Arts & Entertainment

Press Pass: Gerald Albright

Gerald Albright (Photo: Lori Stol)
Gerald Albright (Photo: Courtesy of Lori Stol)

Jazz musician Gerald Albright spoke to the News-Press two days after he got off the week-long Smooth Jazz Cruise, where he and the late George Duke were inducted into the Sirius XM Watercolors Hall of Fame.

“It was just very touching and I was very honored to be recognized like that,” Albright said. “So it was a special week.”

Albright spent last week on a cruise, but this week he’ll be in Washington, D.C. tonight through Jan. 25, playing at Blues Alley. He said that the metropolitan area is one of his favorite places to play.

“My records always do better in that region of the country than others, and that’s including my hometown,” Albright said. “It seems that people there run out and get the CDs a lot quicker…and I’ve always been humbled by that. So I always make it a point to get to the east coast as much as I can, especially those areas like Maryland, Virginia, D.C and Baltimore.

“It’s just a good place where you can celebrate music. People are very attentive to the music and very knowledgable about the music.And if they love you, they love you for life. If they’re not feeling you, they’ll you know. They’re very honest people and I love that about them.” He’ll be playing tracks from his latest, Grammy-nominated album Slam Dunk (August 2014) at those shows.

The album starts out with the fanfare you’d hear at an NBA game and goes right into album’s title track, which is also its lead single. Albright, who grew up in Los Angeles but lives near Denver, said he’s a Lakers and Nuggets, fan, but that the album isn’t about basketball. It’s really about him making a definitive statement about what he does, and can do, as a musician.

“The premise behind this project is giving the listener a real no-holds-barred-look at what I do as an artist,” Albright said.

“A lot of people don’t know about the other instruments that I play, like bass guitar or flute, and I sing a little bit. They don’t know about the other saxophones that I play. So, this was just kind of a reminder of that…I’m doing flute solos, I’m doing bass solos…and then on one song, “Because of You,” I’m singing all the backgrounds on that.”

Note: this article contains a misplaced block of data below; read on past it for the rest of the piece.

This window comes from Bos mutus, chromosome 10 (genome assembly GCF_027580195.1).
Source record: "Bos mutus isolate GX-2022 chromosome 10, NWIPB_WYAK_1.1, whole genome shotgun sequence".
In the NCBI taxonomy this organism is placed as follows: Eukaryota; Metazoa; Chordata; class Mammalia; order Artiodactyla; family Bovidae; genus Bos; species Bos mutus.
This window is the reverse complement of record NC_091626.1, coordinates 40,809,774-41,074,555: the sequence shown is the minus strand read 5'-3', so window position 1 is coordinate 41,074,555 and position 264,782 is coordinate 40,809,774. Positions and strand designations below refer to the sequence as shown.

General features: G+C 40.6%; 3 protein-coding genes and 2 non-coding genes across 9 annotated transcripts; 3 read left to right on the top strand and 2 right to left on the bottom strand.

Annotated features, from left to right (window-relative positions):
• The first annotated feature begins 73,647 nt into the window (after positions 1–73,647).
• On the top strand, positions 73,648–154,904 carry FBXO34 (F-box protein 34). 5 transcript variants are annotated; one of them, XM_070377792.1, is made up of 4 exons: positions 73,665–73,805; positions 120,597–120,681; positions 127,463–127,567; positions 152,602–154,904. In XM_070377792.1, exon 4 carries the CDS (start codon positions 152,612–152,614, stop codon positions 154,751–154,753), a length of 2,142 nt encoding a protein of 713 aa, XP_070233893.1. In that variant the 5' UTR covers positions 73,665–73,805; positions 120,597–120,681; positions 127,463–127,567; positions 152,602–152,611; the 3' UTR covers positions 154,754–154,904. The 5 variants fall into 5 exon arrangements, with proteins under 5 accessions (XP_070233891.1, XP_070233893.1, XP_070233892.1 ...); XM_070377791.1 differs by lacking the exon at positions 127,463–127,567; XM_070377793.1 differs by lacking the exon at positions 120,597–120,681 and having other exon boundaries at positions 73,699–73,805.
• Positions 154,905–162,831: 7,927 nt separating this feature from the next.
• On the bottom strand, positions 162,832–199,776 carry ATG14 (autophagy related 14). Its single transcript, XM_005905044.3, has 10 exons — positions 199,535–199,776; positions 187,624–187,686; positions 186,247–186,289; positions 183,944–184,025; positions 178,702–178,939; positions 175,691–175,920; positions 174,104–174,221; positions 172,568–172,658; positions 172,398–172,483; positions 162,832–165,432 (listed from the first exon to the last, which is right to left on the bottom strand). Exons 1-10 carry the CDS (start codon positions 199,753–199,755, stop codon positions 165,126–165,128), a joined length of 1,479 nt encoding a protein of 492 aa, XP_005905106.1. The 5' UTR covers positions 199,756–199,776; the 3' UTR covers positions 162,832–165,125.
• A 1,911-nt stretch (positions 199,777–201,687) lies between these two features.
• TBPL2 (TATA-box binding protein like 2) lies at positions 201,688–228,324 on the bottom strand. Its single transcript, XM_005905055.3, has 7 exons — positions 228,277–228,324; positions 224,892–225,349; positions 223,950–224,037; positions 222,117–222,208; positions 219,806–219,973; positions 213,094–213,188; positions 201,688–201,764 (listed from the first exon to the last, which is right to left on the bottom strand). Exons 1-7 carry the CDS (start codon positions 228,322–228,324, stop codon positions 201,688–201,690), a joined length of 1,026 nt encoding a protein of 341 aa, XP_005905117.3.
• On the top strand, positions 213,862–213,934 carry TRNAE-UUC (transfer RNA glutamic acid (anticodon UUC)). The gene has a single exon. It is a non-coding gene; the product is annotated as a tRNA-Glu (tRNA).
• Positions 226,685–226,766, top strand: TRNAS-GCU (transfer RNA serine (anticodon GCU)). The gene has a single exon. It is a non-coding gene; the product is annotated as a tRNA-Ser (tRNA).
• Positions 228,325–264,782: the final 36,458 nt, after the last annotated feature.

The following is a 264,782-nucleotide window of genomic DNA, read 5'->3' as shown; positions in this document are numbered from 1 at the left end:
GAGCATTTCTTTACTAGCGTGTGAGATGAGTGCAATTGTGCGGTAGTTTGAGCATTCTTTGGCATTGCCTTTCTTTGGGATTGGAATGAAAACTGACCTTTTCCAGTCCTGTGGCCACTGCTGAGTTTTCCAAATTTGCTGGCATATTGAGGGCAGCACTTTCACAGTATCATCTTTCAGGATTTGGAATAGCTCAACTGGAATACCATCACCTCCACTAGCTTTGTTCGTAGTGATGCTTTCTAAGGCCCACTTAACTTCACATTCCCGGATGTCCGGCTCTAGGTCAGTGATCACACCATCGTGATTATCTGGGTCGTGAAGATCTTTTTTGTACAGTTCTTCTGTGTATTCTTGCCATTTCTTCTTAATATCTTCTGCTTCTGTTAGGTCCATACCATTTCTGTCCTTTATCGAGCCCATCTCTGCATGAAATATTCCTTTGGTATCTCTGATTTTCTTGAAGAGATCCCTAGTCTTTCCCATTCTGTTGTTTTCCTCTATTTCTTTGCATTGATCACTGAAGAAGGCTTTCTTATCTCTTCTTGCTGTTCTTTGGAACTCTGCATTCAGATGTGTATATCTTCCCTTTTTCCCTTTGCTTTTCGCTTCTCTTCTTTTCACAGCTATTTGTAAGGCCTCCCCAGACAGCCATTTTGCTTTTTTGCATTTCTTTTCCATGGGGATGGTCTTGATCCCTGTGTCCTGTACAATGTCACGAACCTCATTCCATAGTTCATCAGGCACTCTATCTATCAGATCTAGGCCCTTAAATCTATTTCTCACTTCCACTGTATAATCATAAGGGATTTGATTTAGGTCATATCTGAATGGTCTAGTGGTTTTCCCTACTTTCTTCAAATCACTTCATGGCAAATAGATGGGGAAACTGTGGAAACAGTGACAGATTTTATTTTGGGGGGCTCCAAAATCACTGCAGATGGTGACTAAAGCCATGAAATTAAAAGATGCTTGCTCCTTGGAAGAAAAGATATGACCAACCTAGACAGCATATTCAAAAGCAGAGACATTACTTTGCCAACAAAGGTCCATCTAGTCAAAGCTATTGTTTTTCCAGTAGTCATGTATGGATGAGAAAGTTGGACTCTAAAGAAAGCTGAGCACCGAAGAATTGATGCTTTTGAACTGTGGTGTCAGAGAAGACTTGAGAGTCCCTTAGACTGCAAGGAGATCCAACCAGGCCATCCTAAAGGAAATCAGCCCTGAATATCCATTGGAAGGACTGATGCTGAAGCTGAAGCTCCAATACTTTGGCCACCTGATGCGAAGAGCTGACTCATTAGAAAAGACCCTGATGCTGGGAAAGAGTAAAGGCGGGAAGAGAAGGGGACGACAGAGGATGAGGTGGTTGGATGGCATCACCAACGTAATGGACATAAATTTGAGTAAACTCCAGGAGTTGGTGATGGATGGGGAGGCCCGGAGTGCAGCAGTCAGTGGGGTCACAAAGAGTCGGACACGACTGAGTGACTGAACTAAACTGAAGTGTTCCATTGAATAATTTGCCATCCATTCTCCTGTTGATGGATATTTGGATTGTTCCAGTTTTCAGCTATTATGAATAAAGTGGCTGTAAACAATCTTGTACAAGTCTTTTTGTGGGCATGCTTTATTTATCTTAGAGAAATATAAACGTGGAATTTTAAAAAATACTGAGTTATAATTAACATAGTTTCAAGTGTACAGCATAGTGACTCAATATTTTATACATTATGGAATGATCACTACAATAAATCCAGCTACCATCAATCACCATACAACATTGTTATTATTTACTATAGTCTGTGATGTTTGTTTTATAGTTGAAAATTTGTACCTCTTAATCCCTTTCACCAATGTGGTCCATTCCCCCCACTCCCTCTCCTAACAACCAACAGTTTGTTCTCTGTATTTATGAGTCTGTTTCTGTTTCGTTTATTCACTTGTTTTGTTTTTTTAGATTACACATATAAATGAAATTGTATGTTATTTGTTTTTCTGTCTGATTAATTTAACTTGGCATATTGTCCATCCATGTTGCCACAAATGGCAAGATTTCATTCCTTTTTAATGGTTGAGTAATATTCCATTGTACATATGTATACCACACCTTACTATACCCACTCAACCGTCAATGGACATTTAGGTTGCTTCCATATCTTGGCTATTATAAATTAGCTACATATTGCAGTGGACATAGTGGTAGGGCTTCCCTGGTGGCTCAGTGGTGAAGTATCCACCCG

Sure enough, the title track from the album was a slam dunk – it reached number one on the Billboard Smooth Jazz Songs chart and is still in the top ten, while the album reached number two on the Billboard Jazz Albums chart.

After his D.C. Dates, Albright and his band are flying to London before coming back to the U.S. for the Grammy Awards on Feb. 8. According to him, Heads Up, the label that released Slam Dunk, is getting ready to put out the second single from the album, an instrumental cover of James Brown’s “It’s a Man’s, Man’s, Man’s World.”

He said that the legendary soul singer and, more specifically, Maceo Parker, had a major influence on his career and musicianship. “I’ve been listening to his music since I was really young,” said the 57-year old Albright. “My older brother, who was eight years older than me, he had literally every James Brown record in his collection and this is what I used to heard in the house everyday, along with the gospel music that my mom played.

“So when I started playing saxophone at about nine years old, I heard the saxophone players on James Brown records, mainly Maceo Parker, he really struck my ear at an early age and I really enjoyed his style of play and the sound of his horn”

He said in a video he did for Concord Music Group in support of Slam Dunk that Brown’s music was so influential he tries to channel Brown on every one of his records. “I always seem to channel James Brown,” Albright said. “Because that’s what feels good and feels genuine to me.”

• For more information about Gerald Albright, visit